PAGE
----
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. Last Updated: 07/27/2016

Sudeten Exiles Fight for Rights

KLEINSCHWEINBARTH, Austria -- Hildegard Nuss was less than 10 when she was forced to leave her home, but she says time hasn't diminished the empty feeling inside of her.

She was among 3 million ethnic Germans who were expelled from what was then Czechoslovakia. Now, 57 years later, some of those still alive want their property back and their honor restored, posing an awkward problem for a continent striving to heal the wounds of World War II and unite into a borderless Europe.

In 1938, when Hitler seized Czechoslovakia, many in its German-speaking Sudetenland region welcomed the Nazis as liberators. Just seven years later, with the Nazis defeated, they were declared enemies of the Czech and Slovak peoples, exiled and their property confiscated.

Nuss settled in Austria but says she has never recovered from the trauma. "I feel like a tree that has had its roots chopped off," she says.

She and many other Sudeten Germans are fighting to have the decrees nullified. The battle has turned fiercer as the Czech Republic -- which split peacefully from Slovakia in 1993 -- edges closer to its goal of joining the European Union.

Sudeten Germans and Austria's right-wing Freedom Party say the Czech Republic should not be allowed into the EU unless it nullifies the decrees. Otherwise, say exiles such as Johann Ludwig, the 15-nation union would be morally weakened. Ludwig, 78, fears the issue will be forgotten once the country joins the EU. In fact, EU officials have already said the issue will not hinder the admission of the Czech Republic.

The rumblings are coming not just from Austria, but from Germany, where most of the Sudeten Germans were resettled. Bavarian governor Edmund Stoiber, the conservative candidate for chancellor in September elections, has called the decrees "intolerable for the European Union."

But there seems to be little sympathy for the Sudeten argument among Czechs, for whom the Sudetenland evokes memories of their country being dismembered to appease Hitler and then swallowed up by the Third Reich.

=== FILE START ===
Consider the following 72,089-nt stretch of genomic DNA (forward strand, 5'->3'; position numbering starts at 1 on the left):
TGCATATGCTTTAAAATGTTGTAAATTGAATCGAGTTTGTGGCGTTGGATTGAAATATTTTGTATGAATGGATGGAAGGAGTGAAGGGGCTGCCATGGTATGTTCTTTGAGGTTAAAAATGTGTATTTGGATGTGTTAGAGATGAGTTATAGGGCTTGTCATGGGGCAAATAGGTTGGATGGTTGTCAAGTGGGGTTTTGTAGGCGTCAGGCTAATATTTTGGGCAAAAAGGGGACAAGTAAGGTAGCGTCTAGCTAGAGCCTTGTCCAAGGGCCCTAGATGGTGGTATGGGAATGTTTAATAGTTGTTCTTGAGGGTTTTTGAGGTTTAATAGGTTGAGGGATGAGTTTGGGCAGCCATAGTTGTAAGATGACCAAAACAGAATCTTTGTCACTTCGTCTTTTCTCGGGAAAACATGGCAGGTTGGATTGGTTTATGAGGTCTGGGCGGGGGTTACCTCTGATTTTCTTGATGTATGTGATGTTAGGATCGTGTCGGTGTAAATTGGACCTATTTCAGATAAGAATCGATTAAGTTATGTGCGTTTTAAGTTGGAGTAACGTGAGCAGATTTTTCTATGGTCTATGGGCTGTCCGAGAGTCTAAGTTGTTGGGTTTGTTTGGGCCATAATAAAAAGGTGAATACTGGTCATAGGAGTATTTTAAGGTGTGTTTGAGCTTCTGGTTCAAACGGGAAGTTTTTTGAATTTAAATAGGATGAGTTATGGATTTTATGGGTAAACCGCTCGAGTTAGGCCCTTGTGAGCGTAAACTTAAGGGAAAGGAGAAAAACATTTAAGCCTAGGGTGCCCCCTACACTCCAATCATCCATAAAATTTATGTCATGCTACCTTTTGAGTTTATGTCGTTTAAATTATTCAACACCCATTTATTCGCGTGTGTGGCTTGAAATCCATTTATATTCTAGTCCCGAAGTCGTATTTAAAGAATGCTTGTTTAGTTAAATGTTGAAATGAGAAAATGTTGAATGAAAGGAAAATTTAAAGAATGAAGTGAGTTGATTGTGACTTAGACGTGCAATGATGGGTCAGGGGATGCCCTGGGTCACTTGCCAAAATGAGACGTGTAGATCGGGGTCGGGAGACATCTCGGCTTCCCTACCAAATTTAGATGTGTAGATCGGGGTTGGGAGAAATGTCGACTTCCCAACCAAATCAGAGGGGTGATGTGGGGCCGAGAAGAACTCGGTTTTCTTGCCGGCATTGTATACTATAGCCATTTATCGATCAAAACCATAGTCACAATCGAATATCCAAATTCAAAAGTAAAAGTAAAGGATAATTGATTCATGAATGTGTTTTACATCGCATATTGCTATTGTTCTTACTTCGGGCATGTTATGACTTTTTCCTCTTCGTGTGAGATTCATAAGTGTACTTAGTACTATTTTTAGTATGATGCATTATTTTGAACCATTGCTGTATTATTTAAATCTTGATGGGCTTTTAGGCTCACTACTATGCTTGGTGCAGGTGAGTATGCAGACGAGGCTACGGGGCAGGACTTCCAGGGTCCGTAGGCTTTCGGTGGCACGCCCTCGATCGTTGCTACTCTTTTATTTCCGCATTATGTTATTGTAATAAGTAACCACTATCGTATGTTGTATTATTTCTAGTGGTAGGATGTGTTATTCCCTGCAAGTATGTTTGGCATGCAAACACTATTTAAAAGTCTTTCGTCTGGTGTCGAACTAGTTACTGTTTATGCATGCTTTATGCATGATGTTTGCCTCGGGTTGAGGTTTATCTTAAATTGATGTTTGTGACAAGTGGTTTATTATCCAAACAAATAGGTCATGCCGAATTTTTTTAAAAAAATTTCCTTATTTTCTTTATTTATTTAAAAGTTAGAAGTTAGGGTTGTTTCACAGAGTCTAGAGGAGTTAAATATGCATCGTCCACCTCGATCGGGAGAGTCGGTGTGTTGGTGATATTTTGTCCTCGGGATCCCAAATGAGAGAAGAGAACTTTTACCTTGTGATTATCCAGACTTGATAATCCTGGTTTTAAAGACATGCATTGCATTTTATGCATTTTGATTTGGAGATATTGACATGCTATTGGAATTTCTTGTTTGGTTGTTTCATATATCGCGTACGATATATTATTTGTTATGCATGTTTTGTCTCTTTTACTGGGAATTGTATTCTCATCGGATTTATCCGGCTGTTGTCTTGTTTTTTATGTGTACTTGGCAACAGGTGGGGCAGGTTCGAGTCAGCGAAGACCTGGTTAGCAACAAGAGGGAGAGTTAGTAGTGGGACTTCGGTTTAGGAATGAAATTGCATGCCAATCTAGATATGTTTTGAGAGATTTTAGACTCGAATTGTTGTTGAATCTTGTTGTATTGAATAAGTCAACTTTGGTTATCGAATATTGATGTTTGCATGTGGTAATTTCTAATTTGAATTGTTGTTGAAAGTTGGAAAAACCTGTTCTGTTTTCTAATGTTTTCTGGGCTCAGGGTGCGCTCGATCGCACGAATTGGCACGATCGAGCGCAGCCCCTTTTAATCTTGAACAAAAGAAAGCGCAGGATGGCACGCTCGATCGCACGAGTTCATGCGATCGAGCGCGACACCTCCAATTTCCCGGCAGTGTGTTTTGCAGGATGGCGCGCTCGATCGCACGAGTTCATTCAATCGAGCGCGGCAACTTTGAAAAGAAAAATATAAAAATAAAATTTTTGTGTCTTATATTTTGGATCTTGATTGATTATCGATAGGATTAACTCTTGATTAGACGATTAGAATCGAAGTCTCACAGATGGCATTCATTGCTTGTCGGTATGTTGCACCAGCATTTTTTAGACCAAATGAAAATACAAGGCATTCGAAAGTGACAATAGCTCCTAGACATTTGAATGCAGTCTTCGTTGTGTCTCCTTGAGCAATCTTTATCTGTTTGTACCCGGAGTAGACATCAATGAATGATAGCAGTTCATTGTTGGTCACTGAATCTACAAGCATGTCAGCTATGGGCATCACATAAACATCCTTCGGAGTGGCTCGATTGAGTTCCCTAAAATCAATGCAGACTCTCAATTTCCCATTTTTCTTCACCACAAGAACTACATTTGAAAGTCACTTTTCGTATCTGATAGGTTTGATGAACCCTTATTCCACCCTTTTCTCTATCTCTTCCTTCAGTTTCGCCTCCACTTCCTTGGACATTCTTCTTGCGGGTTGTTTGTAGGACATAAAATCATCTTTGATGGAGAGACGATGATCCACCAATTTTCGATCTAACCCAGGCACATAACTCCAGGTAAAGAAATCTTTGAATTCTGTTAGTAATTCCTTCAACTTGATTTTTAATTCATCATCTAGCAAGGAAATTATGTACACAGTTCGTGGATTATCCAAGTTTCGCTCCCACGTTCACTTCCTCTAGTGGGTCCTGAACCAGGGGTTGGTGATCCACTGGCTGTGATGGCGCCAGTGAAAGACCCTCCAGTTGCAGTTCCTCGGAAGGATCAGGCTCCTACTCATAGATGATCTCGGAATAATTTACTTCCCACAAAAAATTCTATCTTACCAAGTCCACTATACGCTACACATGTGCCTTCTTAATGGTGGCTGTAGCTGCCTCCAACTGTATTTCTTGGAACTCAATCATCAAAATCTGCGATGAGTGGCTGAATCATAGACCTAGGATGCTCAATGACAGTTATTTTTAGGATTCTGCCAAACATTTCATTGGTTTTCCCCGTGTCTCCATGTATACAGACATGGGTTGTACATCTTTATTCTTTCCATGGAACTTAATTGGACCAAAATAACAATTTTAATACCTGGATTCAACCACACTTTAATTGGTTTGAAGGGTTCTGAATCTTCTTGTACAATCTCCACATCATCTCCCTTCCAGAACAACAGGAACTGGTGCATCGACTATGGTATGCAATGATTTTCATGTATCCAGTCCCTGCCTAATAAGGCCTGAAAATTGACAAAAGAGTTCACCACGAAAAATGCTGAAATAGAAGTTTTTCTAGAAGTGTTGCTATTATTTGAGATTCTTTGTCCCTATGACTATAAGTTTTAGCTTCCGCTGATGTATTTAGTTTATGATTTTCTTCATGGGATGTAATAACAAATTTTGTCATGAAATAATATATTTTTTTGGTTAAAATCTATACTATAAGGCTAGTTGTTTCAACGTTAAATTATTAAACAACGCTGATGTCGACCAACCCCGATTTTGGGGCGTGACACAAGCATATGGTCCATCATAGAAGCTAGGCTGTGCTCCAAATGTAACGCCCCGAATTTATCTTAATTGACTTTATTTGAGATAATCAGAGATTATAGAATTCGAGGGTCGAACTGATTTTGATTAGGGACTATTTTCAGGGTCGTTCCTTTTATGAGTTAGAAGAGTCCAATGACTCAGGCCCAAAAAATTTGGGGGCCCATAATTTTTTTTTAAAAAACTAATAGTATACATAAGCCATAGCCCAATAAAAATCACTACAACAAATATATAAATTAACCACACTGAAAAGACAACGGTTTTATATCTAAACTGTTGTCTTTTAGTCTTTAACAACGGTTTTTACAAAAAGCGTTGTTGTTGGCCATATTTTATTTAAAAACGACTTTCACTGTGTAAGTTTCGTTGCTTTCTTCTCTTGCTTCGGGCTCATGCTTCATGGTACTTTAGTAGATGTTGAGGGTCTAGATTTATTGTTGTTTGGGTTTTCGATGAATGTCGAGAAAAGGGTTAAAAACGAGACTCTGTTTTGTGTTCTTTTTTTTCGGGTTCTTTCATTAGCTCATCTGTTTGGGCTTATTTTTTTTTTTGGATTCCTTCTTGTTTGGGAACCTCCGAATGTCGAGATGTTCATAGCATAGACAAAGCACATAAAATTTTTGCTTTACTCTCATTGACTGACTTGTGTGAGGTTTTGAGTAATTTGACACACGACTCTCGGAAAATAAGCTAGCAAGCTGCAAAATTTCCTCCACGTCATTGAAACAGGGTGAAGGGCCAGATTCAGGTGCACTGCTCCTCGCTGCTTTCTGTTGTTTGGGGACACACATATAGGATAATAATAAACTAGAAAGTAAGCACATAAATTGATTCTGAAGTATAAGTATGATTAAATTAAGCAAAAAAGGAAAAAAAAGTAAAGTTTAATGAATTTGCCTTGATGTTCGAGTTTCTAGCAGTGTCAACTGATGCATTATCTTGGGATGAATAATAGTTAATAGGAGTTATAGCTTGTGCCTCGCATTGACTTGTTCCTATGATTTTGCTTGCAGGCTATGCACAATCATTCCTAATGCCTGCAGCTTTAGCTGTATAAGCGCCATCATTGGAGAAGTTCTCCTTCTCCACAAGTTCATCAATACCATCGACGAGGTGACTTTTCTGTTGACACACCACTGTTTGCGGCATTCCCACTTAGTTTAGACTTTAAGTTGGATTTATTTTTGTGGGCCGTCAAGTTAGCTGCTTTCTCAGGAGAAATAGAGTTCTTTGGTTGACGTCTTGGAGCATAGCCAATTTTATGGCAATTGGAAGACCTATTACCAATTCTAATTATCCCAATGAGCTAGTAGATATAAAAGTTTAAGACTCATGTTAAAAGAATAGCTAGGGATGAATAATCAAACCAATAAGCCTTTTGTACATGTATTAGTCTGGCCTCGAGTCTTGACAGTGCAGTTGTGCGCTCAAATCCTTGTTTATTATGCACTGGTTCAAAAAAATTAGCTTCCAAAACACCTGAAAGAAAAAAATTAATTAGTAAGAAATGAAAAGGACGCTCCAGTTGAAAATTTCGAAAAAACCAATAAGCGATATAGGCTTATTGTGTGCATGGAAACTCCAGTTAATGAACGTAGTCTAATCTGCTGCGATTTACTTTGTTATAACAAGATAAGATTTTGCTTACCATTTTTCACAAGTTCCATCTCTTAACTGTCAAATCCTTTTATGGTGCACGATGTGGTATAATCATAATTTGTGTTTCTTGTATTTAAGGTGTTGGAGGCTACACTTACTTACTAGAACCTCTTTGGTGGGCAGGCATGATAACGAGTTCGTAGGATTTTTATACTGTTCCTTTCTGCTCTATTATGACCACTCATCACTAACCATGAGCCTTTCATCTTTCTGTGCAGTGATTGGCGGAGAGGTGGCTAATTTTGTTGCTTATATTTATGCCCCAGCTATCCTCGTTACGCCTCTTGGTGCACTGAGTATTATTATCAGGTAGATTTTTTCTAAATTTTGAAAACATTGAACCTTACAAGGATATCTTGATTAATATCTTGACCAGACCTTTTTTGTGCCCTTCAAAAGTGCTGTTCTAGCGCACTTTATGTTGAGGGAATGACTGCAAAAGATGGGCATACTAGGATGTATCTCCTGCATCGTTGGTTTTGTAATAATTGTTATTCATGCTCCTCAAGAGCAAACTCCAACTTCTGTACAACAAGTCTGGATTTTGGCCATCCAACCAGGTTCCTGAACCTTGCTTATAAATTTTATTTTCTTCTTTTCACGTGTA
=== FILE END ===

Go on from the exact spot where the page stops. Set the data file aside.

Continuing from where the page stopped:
In January, Czech Prime Minister Milos Zeman referred to the Sudeten Germans of the 1930s as "traitors" and "Hitler's fifth column," prompting Chancellor Gerhard Schr?der to call off a planned visit to Prague. While EU officials anxiously begged all sides to bury the past, the Czech parliament's lower chamber voted unanimously to keep the banishment decrees in effect.

Czech politicians argue that all compensation issues were settled after World War II, and that annulling the decrees would expose them to new and costly restitution claims.

"Why should a crime not be atoned for?" said Gerhard Zeihsel, president of the Austrian chapter of the Sudetendeutsche Landsmannschaft, a group fighting for the rights of those expelled.

The exiles have kept in close touch over the years, meeting at monuments they built to keep the memories alive.

The Austrian chapter meets annually on a mountain near the village of Kleinschweinbarth, 70 kilometers north of Vienna and just south of the Czech border. The mountain overlooks the hills and villages that Sudeten Germans once called home.

Erhard Frey, expelled when he was 9, looked longingly across the border at lush fields cradling the land that housed his grandparents' farm.

Now 66, Frey lives in Vienna, owns a vegetable cannery and acknowledges he has done better in Austria than he would have in Czechoslovakia.

"I would have never wanted to live in communist Czechoslovakia," he said. "But I still want the land back. We want to own the land. What we will do with it is a separate issue, but we have the right to own it, or to be refunded."